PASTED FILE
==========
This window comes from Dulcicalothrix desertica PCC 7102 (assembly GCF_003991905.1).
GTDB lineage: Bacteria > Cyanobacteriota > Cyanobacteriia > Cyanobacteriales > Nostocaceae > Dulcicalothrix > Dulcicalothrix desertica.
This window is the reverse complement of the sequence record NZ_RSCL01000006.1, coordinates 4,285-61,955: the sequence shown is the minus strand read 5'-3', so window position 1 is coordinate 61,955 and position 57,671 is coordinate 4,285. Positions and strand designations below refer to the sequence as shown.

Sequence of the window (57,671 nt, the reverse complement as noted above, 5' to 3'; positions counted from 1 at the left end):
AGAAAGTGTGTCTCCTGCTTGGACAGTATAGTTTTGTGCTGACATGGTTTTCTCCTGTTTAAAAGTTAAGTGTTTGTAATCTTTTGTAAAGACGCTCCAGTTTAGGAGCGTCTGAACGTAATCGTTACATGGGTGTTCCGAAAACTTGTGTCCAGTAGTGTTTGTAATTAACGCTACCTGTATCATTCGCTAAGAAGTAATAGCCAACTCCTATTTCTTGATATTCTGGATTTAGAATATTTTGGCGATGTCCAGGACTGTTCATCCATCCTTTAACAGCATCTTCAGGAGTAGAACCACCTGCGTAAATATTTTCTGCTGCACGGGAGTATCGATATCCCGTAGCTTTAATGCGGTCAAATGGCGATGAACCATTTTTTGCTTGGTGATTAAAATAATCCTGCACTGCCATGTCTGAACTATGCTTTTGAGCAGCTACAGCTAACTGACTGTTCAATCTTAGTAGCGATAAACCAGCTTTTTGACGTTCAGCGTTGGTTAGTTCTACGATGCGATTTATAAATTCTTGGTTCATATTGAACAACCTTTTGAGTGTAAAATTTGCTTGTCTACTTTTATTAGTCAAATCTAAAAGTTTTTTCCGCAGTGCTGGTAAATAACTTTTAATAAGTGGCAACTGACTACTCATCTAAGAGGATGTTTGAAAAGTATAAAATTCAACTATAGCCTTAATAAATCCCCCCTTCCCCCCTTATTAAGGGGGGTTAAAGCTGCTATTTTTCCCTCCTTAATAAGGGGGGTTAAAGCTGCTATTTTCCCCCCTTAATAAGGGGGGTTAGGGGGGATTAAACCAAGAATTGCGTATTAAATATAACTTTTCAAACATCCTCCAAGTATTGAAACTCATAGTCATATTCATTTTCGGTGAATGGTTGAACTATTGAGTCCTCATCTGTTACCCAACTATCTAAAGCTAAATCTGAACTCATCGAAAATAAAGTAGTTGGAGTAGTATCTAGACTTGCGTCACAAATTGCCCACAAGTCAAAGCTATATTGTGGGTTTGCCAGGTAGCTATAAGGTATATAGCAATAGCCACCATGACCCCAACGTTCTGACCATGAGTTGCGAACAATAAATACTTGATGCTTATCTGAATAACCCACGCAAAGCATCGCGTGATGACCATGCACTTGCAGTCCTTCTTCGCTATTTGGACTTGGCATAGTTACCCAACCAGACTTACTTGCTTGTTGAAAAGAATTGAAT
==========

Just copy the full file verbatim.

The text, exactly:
This window comes from Dulcicalothrix desertica PCC 7102 (assembly GCF_003991905.1).
GTDB lineage: Bacteria > Cyanobacteriota > Cyanobacteriia > Cyanobacteriales > Nostocaceae > Dulcicalothrix > Dulcicalothrix desertica.
This window is the reverse complement of the sequence record NZ_RSCL01000006.1, coordinates 4,285-61,955: the sequence shown is the minus strand read 5'-3', so window position 1 is coordinate 61,955 and position 57,671 is coordinate 4,285. Positions and strand designations below refer to the sequence as shown.

Sequence of the window (57,671 nt, the reverse complement as noted above, 5' to 3'; positions counted from 1 at the left end):
AGAAAGTGTGTCTCCTGCTTGGACAGTATAGTTTTGTGCTGACATGGTTTTCTCCTGTTTAAAAGTTAAGTGTTTGTAATCTTTTGTAAAGACGCTCCAGTTTAGGAGCGTCTGAACGTAATCGTTACATGGGTGTTCCGAAAACTTGTGTCCAGTAGTGTTTGTAATTAACGCTACCTGTATCATTCGCTAAGAAGTAATAGCCAACTCCTATTTCTTGATATTCTGGATTTAGAATATTTTGGCGATGTCCAGGACTGTTCATCCATCCTTTAACAGCATCTTCAGGAGTAGAACCACCTGCGTAAATATTTTCTGCTGCACGGGAGTATCGATATCCCGTAGCTTTAATGCGGTCAAATGGCGATGAACCATTTTTTGCTTGGTGATTAAAATAATCCTGCACTGCCATGTCTGAACTATGCTTTTGAGCAGCTACAGCTAACTGACTGTTCAATCTTAGTAGCGATAAACCAGCTTTTTGACGTTCAGCGTTGGTTAGTTCTACGATGCGATTTATAAATTCTTGGTTCATATTGAACAACCTTTTGAGTGTAAAATTTGCTTGTCTACTTTTATTAGTCAAATCTAAAAGTTTTTTCCGCAGTGCTGGTAAATAACTTTTAATAAGTGGCAACTGACTACTCATCTAAGAGGATGTTTGAAAAGTATAAAATTCAACTATAGCCTTAATAAATCCCCCCTTCCCCCCTTATTAAGGGGGGTTAAAGCTGCTATTTTTCCCTCCTTAATAAGGGGGGTTAAAGCTGCTATTTTCCCCCCTTAATAAGGGGGGTTAGGGGGGATTAAACCAAGAATTGCGTATTAAATATAACTTTTCAAACATCCTCCAAGTATTGAAACTCATAGTCATATTCATTTTCGGTGAATGGTTGAACTATTGAGTCCTCATCTGTTACCCAACTATCTAAAGCTAAATCTGAACTCATCGAAAATAAAGTAGTTGGAGTAGTATCTAGACTTGCGTCACAAATTGCCCACAAGTCAAAGCTATATTGTGGGTTTGCCAGGTAGCTATAAGGTATATAGCAATAGCCACCATGACCCCAACGTTCTGACCATGAGTTGCGAACAATAAATACTTGATGCTTATCTGAATAACCCACGCAAAGCATCGCGTGATGACCATGCACTTGCAGTCCTTCTTCGCTATTTGGACTTGGCATAGTTACCCAACCAGACTTACTTGCTTGTTGAAAAGAATTGAAT